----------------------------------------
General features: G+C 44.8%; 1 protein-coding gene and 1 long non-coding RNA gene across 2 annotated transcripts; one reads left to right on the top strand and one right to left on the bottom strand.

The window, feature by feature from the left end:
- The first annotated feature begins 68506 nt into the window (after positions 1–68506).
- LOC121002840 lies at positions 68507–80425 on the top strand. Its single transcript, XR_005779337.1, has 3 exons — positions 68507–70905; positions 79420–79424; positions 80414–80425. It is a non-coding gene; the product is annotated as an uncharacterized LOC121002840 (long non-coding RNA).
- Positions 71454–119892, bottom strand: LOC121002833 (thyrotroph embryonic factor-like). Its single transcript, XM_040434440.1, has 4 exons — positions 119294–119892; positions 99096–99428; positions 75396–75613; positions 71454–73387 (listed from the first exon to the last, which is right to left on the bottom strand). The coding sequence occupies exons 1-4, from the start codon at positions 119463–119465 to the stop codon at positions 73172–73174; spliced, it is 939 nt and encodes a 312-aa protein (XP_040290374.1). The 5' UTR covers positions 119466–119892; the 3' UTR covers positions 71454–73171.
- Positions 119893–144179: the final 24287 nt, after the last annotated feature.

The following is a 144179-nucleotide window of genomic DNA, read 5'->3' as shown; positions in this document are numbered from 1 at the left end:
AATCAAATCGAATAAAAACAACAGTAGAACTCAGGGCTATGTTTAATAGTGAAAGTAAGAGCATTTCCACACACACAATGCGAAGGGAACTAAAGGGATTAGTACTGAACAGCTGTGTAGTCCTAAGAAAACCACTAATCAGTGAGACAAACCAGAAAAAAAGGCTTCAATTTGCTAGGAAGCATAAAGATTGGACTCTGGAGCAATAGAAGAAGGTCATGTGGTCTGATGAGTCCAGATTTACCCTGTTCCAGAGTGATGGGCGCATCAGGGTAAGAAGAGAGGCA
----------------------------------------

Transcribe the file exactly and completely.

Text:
General features: G+C 44.8%; 1 protein-coding gene and 1 long non-coding RNA gene across 2 annotated transcripts; one reads left to right on the top strand and one right to left on the bottom strand.

The window, feature by feature from the left end:
- The first annotated feature begins 68506 nt into the window (after positions 1–68506).
- LOC121002840 lies at positions 68507–80425 on the top strand. Its single transcript, XR_005779337.1, has 3 exons — positions 68507–70905; positions 79420–79424; positions 80414–80425. It is a non-coding gene; the product is annotated as an uncharacterized LOC121002840 (long non-coding RNA).
- Positions 71454–119892, bottom strand: LOC121002833 (thyrotroph embryonic factor-like). Its single transcript, XM_040434440.1, has 4 exons — positions 119294–119892; positions 99096–99428; positions 75396–75613; positions 71454–73387 (listed from the first exon to the last, which is right to left on the bottom strand). The coding sequence occupies exons 1-4, from the start codon at positions 119463–119465 to the stop codon at positions 73172–73174; spliced, it is 939 nt and encodes a 312-aa protein (XP_040290374.1). The 5' UTR covers positions 119466–119892; the 3' UTR covers positions 71454–73171.
- Positions 119893–144179: the final 24287 nt, after the last annotated feature.

The following is a 144179-nucleotide window of genomic DNA, read 5'->3' as shown; positions in this document are numbered from 1 at the left end:
AATCAAATCGAATAAAAACAACAGTAGAACTCAGGGCTATGTTTAATAGTGAAAGTAAGAGCATTTCCACACACACAATGCGAAGGGAACTAAAGGGATTAGTACTGAACAGCTGTGTAGTCCTAAGAAAACCACTAATCAGTGAGACAAACCAGAAAAAAAGGCTTCAATTTGCTAGGAAGCATAAAGATTGGACTCTGGAGCAATAGAAGAAGGTCATGTGGTCTGATGAGTCCAGATTTACCCTGTTCCAGAGTGATGGGCGCATCAGGGTAAGAAGAGAGGCA